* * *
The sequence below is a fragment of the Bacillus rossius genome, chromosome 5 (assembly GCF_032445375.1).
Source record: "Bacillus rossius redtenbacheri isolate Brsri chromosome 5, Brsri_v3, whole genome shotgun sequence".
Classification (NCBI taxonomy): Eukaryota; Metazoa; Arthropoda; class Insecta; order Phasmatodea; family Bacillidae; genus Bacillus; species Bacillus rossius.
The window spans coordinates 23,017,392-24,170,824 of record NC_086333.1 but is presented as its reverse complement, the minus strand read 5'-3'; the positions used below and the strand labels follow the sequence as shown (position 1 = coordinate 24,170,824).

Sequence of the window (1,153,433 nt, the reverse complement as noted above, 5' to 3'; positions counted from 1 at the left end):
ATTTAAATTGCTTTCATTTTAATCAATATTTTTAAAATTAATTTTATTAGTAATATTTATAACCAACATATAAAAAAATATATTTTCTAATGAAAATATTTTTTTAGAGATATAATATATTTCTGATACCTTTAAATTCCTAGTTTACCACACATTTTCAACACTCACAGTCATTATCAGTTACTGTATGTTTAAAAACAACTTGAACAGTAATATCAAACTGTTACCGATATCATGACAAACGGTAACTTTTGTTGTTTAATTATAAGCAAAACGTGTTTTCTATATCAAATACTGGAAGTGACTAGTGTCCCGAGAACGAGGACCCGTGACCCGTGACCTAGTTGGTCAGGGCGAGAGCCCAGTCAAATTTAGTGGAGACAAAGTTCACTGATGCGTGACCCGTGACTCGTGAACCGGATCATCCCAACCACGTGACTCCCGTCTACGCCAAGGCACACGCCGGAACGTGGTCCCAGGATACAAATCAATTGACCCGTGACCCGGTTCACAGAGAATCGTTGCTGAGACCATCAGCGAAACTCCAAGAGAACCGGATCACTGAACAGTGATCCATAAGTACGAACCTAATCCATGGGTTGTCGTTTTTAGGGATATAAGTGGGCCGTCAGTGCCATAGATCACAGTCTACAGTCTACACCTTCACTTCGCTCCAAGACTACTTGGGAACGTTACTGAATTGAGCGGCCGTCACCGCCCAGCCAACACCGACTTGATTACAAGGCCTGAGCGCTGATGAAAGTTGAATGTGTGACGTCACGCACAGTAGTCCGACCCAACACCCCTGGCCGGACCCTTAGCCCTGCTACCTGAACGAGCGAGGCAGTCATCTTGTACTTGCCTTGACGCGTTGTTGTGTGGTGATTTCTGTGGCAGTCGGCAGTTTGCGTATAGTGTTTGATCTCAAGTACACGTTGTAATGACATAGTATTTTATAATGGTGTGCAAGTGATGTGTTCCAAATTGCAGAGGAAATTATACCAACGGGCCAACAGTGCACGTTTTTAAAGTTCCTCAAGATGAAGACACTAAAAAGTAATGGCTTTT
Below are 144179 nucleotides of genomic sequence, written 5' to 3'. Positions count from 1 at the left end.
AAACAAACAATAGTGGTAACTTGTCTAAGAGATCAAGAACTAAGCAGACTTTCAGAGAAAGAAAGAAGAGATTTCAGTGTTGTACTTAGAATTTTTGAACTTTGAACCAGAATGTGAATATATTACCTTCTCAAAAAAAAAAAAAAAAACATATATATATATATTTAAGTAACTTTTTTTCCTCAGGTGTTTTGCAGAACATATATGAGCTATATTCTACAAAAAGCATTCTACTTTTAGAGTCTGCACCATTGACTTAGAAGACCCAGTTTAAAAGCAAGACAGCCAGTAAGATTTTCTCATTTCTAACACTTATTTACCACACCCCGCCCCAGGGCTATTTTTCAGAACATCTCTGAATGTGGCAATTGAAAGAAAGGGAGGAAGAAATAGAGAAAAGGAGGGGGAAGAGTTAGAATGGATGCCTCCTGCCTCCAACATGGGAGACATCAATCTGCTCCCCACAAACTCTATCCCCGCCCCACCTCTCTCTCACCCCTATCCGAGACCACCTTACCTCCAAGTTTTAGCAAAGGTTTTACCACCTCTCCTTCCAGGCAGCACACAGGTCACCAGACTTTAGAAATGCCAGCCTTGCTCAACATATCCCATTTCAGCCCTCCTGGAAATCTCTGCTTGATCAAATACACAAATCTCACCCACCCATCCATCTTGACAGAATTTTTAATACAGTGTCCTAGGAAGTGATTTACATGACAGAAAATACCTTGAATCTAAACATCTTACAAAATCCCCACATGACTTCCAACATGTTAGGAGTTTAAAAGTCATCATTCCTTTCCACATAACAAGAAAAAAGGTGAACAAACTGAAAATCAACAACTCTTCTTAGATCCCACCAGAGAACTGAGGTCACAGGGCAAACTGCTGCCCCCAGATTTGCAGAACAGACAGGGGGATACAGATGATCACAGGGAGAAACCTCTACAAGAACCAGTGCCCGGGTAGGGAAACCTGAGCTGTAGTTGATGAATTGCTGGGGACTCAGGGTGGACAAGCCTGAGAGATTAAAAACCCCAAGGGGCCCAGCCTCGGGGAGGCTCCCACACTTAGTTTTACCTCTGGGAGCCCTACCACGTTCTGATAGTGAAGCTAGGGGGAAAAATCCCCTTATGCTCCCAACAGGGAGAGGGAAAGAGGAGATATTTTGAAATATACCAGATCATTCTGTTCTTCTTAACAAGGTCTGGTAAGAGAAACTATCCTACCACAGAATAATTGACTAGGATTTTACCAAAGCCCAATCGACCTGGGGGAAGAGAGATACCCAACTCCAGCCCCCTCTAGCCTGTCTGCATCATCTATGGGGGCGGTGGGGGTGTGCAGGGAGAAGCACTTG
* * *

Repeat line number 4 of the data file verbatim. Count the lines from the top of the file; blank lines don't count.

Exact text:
The window spans coordinates 23,017,392-24,170,824 of record NC_086333.1 but is presented as its reverse complement, the minus strand read 5'-3'; the positions used below and the strand labels follow the sequence as shown (position 1 = coordinate 24,170,824).